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How NASCAR’s choose rule works

When NASCAR announced in 2020 it was implementing the “choose rule” — also known as the “choose cone” — in its highest levels of racing, reaction was immediate and overwhelmingly positive.

“I think the choose rule’s been needed for a long time,” Chase Elliott said. “I don’t think there’s really a reason to not have it. There’s no reason to me why you shouldn’t have the choice or you should be automatically told where you’re going to line up when one lane has an obvious advantage, just based on where you come off pit road.

“(It) just makes way more sense to put it in our hands and it either works out for you or it doesn’t. If it doesn’t work out, then it’s your own fault and not luck of the draw and where you come off pit road.”

For longtime race fans, particularly those who are grassroots racing aficionados, the choose rule has been a staple for years. Now, it has been elevated to all forms of NASCAR racing, including the three largest series: NASCAR Cup, Xfinity Series and Craftsman Truck Series.

In the lower ranks, a so-called “safety cone (a.k.a. choose cone)” is placed on the race track during the last lap of a caution period prior to a race restart. Instead of cars lining up two-by-two based upon where they are scored position-wise at that instant, the cone gives drivers the choice of whether they want to start in the high or low line on the restart.

In the past, only the race leader had the option to choose whether he/she wanted to restart on the inside (low line) or outside (high line). Now, drivers from third through last place can choose where they want to start on double-file restarts.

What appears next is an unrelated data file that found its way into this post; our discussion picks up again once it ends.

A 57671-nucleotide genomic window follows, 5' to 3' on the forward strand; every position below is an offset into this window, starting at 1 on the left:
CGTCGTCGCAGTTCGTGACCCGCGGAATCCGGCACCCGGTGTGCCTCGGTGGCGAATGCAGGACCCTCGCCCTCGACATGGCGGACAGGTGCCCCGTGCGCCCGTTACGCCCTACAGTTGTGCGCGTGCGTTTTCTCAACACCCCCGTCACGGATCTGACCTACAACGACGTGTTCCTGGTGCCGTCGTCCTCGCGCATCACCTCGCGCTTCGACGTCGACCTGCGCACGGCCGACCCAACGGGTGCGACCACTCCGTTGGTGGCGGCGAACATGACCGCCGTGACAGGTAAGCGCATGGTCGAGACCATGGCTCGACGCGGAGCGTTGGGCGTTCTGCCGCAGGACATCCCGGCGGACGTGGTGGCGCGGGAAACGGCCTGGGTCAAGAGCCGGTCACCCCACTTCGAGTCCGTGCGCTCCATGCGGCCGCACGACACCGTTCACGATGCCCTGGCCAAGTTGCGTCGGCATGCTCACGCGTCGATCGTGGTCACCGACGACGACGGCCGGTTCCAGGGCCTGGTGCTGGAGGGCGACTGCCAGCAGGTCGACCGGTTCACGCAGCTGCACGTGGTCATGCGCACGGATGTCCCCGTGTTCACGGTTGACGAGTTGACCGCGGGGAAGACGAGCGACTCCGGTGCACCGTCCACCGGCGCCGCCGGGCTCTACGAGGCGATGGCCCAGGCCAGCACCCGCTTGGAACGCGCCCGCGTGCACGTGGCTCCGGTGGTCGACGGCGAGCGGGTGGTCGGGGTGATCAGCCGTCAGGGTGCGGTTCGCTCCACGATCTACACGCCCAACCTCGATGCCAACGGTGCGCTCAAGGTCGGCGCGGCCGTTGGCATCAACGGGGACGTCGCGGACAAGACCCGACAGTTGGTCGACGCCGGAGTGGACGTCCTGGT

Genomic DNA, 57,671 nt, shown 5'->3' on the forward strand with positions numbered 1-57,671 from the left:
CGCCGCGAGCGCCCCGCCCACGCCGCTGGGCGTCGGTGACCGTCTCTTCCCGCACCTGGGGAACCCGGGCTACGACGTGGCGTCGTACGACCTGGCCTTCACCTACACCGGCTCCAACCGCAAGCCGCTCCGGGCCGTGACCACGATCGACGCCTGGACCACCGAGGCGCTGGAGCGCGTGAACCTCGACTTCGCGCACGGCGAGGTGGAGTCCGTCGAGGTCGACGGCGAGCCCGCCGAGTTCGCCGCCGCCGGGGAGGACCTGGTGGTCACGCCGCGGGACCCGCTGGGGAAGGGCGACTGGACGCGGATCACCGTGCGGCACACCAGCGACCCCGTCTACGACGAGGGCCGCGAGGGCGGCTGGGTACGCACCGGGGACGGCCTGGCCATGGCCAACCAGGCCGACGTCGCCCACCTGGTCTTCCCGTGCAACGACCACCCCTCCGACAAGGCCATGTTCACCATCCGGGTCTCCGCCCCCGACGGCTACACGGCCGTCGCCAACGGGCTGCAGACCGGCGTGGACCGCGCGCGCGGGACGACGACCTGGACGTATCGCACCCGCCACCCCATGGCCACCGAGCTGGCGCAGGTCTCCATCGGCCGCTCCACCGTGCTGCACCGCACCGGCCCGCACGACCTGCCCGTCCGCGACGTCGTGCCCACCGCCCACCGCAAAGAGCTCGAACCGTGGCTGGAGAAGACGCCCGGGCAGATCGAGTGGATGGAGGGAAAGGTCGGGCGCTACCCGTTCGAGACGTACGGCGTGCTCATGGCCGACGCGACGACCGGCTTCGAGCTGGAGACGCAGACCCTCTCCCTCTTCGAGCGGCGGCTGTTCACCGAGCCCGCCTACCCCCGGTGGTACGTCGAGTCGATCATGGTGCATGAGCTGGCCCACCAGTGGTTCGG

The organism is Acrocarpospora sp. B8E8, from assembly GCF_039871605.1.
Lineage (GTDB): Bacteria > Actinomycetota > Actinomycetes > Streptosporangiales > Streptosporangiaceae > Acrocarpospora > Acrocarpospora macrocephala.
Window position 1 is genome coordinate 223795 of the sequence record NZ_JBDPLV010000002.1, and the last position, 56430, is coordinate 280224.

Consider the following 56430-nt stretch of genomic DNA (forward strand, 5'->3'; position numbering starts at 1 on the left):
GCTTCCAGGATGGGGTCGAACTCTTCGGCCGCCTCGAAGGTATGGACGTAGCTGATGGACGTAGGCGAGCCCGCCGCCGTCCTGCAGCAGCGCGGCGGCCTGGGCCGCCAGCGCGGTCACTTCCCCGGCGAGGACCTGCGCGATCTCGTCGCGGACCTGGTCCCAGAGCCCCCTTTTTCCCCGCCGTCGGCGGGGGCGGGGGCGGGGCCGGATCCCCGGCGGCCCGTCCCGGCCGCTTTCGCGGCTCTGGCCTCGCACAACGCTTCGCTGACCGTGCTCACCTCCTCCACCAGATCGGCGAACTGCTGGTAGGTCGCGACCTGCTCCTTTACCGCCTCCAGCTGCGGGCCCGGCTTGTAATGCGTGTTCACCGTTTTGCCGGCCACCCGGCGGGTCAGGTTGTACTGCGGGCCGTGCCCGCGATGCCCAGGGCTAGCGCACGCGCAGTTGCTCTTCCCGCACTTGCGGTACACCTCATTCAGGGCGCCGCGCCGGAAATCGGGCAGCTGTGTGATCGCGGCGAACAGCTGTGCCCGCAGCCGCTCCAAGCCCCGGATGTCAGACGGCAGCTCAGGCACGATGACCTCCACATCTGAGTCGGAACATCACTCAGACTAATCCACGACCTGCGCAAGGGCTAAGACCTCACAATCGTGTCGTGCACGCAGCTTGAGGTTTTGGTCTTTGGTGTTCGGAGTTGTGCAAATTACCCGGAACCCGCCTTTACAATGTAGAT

For example, let’s say Driver A is 15th in the race, preparing for the restart. That puts him/her in the eighth row, alongside Driver B, the 16th-ranked driver at the time. The choose rule allows the higher-ranked driver — in this case, the 15th-ranked driver — to choose whether he/she wants to restart on the inside or outside line.

It may seem like a small concession, but in reality, the choose rule has led to significantly better finishes for drivers who select the correct line upon a restart.

NASCAR has embraced the choose cone/rule, although instead of physically using an actual bright orange or yellow cone — as is commonplace in the sport’s lower ranks — it has implemented the painting of a brightly colored “V” shape just beyond the start-finish line on a track, signifying where drivers should line up before a restart.

“Considering feedback from teams, drivers and fans, NASCAR has implemented these changes to enhance competition,” NASCAR senior vice president of competition Scott Miller said last year after the choose rule’s implementation during the All-Star Race at Bristol Motor Speedway. “We received nothing but positive comments from the drivers on the choose rule following the All-Star Race and felt it was an important addition to the restart procedure.”

In strategy terms, the higher-ranked driver in a row can choose whichever lane he or she believes will give more grip or speed. But for the lower-ranked driver in a row, he or she can follow the higher-ranked driver onto the preferred line or can take essentially what is a leftover spot in a lesser advantaged line that allows for an alternative strategy they hope will help them overtake not only the car beside them in the preferred line, but also to climb upward in subsequent laps.

Sometimes the preferred line works, but as a race wears on, the less-than-optimal line can eventually become better. That type of strategy is one reason many of today’s NASCAR drivers have advocated for the choose cone/rule in the sport’s top series.

Another reason for the choose rule was to eliminate a dangerous game some drivers would play — slowing down and even stopping at times while leaving pit road before a restart, thus changing their position in the race and allowing them to get a better line and position for the restart.

“It definitely adds another piece to the strategy,” Joey Logano told NASCAR on NBC. “And even more importantly, it has everyone not doing the whole stopping at the end of pit road and letting a car go by because, for one, it’s not safe to stop at the end of pit road for anyone jumping over the wall and having cars swerve like that.

“That’s not racing. The goal should be to be in front of whatever car is in front of you, not let one go at the end of pit road so you can have the outside lane or the inside lane.